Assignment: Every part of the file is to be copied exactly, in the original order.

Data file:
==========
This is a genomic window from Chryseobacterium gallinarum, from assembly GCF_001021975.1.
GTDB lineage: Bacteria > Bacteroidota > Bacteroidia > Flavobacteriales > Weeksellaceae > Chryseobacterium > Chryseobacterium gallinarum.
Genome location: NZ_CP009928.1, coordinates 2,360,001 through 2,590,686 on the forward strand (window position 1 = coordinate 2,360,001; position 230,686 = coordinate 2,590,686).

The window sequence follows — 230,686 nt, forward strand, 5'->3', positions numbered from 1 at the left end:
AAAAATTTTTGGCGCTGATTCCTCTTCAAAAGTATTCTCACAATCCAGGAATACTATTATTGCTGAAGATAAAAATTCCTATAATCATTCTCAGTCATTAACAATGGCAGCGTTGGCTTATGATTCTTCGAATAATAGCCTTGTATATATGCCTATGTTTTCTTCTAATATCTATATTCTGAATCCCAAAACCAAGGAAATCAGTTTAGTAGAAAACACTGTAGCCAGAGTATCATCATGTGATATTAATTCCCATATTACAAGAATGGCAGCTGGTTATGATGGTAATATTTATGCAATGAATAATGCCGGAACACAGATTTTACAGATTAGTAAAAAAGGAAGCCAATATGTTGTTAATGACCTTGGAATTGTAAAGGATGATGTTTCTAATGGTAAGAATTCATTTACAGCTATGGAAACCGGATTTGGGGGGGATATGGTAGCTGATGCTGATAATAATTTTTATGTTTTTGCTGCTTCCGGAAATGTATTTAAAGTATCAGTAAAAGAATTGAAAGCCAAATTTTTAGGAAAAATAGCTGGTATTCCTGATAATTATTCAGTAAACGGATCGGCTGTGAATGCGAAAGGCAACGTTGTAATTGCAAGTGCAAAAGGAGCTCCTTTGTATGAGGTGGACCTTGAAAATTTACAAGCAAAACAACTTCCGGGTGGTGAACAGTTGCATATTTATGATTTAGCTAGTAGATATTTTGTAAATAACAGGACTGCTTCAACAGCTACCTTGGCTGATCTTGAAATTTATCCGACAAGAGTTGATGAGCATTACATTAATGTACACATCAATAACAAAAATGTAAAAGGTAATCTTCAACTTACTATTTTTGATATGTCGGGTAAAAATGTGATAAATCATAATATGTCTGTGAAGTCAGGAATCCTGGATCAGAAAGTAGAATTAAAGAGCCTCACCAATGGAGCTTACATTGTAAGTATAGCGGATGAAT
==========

This is a genomic window from Chryseobacterium gallinarum, from assembly GCF_001021975.1.
GTDB lineage: Bacteria > Bacteroidota > Bacteroidia > Flavobacteriales > Weeksellaceae > Chryseobacterium > Chryseobacterium gallinarum.
Genome location: NZ_CP009928.1, coordinates 2,360,001 through 2,590,686 on the forward strand (window position 1 = coordinate 2,360,001; position 230,686 = coordinate 2,590,686).

The window sequence follows — 230,686 nt, forward strand, 5'->3', positions numbered from 1 at the left end:
AAAAATTTTTGGCGCTGATTCCTCTTCAAAAGTATTCTCACAATCCAGGAATACTATTATTGCTGAAGATAAAAATTCCTATAATCATTCTCAGTCATTAACAATGGCAGCGTTGGCTTATGATTCTTCGAATAATAGCCTTGTATATATGCCTATGTTTTCTTCTAATATCTATATTCTGAATCCCAAAACCAAGGAAATCAGTTTAGTAGAAAACACTGTAGCCAGAGTATCATCATGTGATATTAATTCCCATATTACAAGAATGGCAGCTGGTTATGATGGTAATATTTATGCAATGAATAATGCCGGAACACAGATTTTACAGATTAGTAAAAAAGGAAGCCAATATGTTGTTAATGACCTTGGAATTGTAAAGGATGATGTTTCTAATGGTAAGAATTCATTTACAGCTATGGAAACCGGATTTGGGGGGGATATGGTAGCTGATGCTGATAATAATTTTTATGTTTTTGCTGCTTCCGGAAATGTATTTAAAGTATCAGTAAAAGAATTGAAAGCCAAATTTTTAGGAAAAATAGCTGGTATTCCTGATAATTATTCAGTAAACGGATCGGCTGTGAATGCGAAAGGCAACGTTGTAATTGCAAGTGCAAAAGGAGCTCCTTTGTATGAGGTGGACCTTGAAAATTTACAAGCAAAACAACTTCCGGGTGGTGAACAGTTGCATATTTATGATTTAGCTAGTAGATATTTTGTAAATAACAGGACTGCTTCAACAGCTACCTTGGCTGATCTTGAAATTTATCCGACAAGAGTTGATGAGCATTACATTAATGTACACATCAATAACAAAAATGTAAAAGGTAATCTTCAACTTACTATTTTTGATATGTCGGGTAAAAATGTGATAAATCATAATATGTCTGTGAAGTCAGGAATCCTGGATCAGAAAGTAGAATTAAAGAGCCTCACCAATGGAGCTTACATTGTAAGTATAGCGGATGAAT